Eye allergies can be frustrating and annoying. A Sam’s Club independent doctor of optometry shares his advice for treating and managing eye irritation.
One of the most notorious yet common health conditions in America is allergic conjunctivitis. Ocular allergies affect 20 – 30 percent of people in the country throughout the year and most likely occur based on the season and surrounding environment. Over $14 billion is spent on allergies for doctor visits, prescriptions and over-the-counter medications each year. But what can you do to avoid the symptoms? The key is to first understand the most common causes and symptoms.
When the ocular tissues are exposed to an allergen, certain cells called mast cells release histamine tissue. Histamine causes dilation of the blood vessels and the associated swelling and warmth that comes from it. Medically, there are several ways to treat these symptoms including drugs that prevent the mast cells from releasing the histamine, others that limit the effect of histamine after it has been released, and others that decrease the inflammation.
Millions of people have either experienced, or have seen someone experience the symptoms of itching, swelling, redness, burning, watery eyes and the overall miserable effect of ocular allergies. Causes include seasonal pollen, ragweed, mold, or dust, also pet dander, certain foods, eye drops, smoke, cosmetics and more. The first step in treatment is to determine the cause of the allergic response. While most individuals already know what they are allergic to, sometimes more detailed allergy testing is required to find the culprit. The ultimate solution to any allergy is avoidance of the allergen, but clearly that is not always an option.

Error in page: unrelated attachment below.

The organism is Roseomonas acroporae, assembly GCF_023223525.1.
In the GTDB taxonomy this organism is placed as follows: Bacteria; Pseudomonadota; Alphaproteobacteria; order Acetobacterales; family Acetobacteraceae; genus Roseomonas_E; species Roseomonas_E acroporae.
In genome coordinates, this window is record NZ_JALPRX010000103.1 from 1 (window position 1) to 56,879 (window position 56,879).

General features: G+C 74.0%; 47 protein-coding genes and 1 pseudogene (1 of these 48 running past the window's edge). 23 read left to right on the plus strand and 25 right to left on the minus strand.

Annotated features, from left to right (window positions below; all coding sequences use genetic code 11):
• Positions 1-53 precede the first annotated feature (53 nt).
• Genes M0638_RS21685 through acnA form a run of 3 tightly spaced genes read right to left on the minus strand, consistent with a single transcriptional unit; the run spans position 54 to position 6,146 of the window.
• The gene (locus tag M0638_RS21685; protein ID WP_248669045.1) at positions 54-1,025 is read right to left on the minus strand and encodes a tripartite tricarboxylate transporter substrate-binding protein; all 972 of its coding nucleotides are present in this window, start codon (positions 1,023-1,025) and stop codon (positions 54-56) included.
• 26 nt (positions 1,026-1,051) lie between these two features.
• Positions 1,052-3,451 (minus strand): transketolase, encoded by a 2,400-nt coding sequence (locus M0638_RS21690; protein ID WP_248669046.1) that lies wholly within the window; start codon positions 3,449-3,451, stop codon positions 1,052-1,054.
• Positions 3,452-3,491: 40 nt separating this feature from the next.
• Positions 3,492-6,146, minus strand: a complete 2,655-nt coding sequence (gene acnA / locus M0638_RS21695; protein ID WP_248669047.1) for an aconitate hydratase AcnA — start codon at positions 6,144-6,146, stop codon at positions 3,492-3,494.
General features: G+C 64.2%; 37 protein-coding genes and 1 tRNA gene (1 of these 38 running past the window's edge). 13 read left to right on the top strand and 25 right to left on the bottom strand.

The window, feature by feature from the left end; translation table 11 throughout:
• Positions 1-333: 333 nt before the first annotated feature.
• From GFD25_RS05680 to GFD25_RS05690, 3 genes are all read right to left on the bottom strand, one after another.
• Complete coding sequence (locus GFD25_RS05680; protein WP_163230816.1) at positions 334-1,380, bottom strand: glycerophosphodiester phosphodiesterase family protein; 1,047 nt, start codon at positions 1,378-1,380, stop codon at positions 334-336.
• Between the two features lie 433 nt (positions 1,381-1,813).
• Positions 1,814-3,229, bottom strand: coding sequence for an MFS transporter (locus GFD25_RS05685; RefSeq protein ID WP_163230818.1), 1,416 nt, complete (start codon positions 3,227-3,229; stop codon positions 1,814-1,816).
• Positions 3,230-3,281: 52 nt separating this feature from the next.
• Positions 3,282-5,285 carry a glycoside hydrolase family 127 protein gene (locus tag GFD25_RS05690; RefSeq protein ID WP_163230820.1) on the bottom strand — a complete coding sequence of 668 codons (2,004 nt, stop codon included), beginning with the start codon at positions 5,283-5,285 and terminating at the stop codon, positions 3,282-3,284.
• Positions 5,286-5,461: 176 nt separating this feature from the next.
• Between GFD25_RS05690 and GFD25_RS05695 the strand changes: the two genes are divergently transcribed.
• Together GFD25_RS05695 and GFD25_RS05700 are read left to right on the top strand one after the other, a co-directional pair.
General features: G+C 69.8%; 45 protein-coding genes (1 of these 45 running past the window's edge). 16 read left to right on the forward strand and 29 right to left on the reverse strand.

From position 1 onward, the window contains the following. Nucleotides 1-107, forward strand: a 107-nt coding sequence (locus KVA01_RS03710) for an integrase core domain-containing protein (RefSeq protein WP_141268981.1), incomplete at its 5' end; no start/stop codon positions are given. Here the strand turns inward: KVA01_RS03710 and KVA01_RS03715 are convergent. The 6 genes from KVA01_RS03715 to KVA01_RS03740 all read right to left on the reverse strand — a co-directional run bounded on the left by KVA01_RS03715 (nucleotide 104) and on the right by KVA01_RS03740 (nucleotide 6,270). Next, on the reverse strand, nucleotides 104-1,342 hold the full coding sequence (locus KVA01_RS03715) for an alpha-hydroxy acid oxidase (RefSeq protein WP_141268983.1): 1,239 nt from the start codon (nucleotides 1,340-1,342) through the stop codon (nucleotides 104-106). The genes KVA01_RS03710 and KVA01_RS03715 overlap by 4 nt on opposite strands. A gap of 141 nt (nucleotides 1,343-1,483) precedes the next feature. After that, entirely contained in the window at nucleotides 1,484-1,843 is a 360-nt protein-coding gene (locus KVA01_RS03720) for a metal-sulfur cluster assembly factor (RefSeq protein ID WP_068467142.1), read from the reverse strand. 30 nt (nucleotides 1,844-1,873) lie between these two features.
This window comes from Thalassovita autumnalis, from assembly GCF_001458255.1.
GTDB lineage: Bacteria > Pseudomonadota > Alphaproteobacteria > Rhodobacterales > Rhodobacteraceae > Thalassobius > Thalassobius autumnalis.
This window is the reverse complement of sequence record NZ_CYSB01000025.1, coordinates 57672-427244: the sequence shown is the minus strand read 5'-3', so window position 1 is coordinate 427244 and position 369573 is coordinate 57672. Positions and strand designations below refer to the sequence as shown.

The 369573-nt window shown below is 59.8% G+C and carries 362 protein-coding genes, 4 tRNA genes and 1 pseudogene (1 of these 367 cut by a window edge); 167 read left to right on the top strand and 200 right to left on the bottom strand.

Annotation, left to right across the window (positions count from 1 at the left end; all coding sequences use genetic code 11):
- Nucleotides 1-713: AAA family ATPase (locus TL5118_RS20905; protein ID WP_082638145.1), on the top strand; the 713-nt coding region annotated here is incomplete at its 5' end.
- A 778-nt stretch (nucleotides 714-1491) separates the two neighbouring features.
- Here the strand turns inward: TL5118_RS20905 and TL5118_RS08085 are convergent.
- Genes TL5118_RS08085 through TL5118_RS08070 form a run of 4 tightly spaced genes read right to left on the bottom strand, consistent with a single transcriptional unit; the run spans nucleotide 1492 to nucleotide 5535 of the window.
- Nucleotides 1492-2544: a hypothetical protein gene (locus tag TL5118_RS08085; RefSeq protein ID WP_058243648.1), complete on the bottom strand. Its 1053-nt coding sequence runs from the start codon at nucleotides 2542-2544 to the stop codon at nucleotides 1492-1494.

There are many types of over-the-counter eye drops for allergies. The most common are vasoconstrictors, decongestants, antihistamines, mast cell stabilizers and non-steroidal anti-inflammatories. Your optometrist can also prescribe drops for longer-term use that may be much more effective and safer than some of those found on store shelves. Many sufferers will try numerous drops and may experience a rebound effect from stopping certain over-the-counter medications. Quite often they will wind up carrying a bottle of these drops with them everywhere as even a few hours of non-treatment will create more symptoms due to withdrawal from the drug. Be sure to contact your eye doctor if this is the case.
People often forgo medication altogether. When avoidance is not an option, some treatments that may help are cold compresses, chilled artificial tears, eating a healthy, natural diet and drinking plenty of purified water throughout the day. Using an air filter indoors and wearing sunglasses while outdoors can decrease many of the most common symptoms as well. Personally, I recommend a non-preserved artificial tear drop that can remain chilled before use.
A few other tips to reduce problems are to take off your shoes at the door, keep animals off your bed, and exercise outdoors in the afternoon when pollen counts are often lower.
Contact lens wearers can often experience more frequent ocular allergies if their lenses are not properly cared for each day. Maintaining a consistent cleaning routine and following the recommended disposal time for the contacts is the key to long-term success.
Ocular allergies are often frustrating. However, simple and affordable treatment strategies can provide the best results and minimize any discomfort.
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